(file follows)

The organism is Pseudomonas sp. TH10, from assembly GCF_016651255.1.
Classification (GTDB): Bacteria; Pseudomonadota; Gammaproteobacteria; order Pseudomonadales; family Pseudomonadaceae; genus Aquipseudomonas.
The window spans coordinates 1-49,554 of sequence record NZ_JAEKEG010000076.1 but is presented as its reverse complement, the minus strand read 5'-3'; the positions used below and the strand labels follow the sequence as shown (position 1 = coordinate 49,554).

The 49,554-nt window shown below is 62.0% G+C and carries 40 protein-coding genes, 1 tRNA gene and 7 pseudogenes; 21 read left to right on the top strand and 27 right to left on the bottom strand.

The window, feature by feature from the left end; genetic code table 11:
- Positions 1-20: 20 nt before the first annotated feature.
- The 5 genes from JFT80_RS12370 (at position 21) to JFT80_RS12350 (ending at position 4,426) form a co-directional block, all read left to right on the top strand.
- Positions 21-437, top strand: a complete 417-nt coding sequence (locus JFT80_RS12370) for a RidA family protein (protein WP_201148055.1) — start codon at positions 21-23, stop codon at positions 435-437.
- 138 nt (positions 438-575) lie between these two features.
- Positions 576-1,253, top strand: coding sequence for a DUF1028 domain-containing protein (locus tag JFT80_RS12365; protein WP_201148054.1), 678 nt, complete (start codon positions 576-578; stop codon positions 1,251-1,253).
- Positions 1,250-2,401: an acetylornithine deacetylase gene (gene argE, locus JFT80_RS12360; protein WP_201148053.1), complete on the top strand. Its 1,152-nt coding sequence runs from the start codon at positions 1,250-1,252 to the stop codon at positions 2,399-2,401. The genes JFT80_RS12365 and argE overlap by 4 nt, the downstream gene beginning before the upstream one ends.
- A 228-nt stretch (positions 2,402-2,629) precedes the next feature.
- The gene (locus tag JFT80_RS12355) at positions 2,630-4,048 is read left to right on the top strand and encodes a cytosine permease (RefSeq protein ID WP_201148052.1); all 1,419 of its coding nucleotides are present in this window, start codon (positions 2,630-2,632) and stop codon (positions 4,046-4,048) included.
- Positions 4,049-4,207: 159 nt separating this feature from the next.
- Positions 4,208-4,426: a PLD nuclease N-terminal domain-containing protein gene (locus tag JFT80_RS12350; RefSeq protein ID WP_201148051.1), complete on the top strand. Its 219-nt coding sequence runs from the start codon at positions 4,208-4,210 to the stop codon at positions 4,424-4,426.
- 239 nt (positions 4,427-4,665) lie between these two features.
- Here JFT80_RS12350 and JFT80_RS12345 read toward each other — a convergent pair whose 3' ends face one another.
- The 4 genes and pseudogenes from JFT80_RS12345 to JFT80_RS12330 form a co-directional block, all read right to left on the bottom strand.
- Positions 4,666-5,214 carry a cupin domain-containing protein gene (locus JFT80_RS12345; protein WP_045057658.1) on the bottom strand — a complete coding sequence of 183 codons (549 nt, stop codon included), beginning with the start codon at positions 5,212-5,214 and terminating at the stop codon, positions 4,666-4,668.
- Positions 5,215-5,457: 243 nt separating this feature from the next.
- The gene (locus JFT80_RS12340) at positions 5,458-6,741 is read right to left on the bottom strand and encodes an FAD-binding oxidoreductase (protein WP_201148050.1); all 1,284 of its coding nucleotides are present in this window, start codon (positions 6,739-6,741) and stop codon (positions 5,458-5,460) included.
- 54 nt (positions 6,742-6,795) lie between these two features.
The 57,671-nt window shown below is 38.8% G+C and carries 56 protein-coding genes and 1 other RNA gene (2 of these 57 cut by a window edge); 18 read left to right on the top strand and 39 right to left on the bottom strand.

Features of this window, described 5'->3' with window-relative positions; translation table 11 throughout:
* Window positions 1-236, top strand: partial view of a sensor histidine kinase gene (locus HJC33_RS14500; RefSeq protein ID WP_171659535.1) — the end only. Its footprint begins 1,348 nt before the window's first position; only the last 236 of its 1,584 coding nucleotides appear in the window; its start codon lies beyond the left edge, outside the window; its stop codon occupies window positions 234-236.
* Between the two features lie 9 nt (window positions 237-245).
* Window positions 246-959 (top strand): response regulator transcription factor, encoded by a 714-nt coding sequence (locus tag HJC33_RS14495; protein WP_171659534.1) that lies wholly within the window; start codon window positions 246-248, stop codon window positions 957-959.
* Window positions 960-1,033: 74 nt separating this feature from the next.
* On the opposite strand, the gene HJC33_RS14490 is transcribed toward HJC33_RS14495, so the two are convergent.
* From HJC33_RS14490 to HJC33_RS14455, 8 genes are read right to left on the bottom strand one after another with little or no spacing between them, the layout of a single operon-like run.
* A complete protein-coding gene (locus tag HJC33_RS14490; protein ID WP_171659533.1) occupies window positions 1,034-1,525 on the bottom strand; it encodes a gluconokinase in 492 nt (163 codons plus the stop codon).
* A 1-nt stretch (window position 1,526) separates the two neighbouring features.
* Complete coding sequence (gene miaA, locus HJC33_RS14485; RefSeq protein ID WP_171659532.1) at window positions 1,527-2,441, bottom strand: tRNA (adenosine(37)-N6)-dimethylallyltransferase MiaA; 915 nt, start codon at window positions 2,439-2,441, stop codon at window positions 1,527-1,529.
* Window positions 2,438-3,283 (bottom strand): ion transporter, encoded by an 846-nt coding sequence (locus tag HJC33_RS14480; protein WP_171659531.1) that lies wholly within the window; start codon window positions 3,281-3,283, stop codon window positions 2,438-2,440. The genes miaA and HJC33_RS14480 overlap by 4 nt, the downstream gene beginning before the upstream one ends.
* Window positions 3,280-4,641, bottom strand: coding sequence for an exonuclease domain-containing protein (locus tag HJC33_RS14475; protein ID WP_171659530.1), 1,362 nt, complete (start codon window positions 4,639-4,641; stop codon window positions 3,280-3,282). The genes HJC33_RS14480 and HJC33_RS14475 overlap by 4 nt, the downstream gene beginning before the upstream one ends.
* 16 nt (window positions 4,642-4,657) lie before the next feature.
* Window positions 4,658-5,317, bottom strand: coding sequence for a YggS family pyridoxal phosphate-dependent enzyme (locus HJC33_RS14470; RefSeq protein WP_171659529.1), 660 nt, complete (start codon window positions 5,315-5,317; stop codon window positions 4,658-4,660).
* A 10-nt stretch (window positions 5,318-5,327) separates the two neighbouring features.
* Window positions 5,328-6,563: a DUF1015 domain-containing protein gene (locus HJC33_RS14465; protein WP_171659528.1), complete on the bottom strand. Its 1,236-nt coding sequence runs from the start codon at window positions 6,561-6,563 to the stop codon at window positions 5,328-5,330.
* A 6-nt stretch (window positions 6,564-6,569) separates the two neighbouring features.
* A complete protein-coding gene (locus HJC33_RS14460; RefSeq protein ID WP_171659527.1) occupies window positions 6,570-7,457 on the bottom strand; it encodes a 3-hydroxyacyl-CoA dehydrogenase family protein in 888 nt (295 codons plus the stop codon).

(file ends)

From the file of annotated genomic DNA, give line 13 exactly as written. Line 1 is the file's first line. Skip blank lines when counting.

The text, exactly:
- The gene (locus tag JFT80_RS12355) at positions 2,630-4,048 is read left to right on the top strand and encodes a cytosine permease (RefSeq protein ID WP_201148052.1); all 1,419 of its coding nucleotides are present in this window, start codon (positions 2,630-2,632) and stop codon (positions 4,046-4,048) included.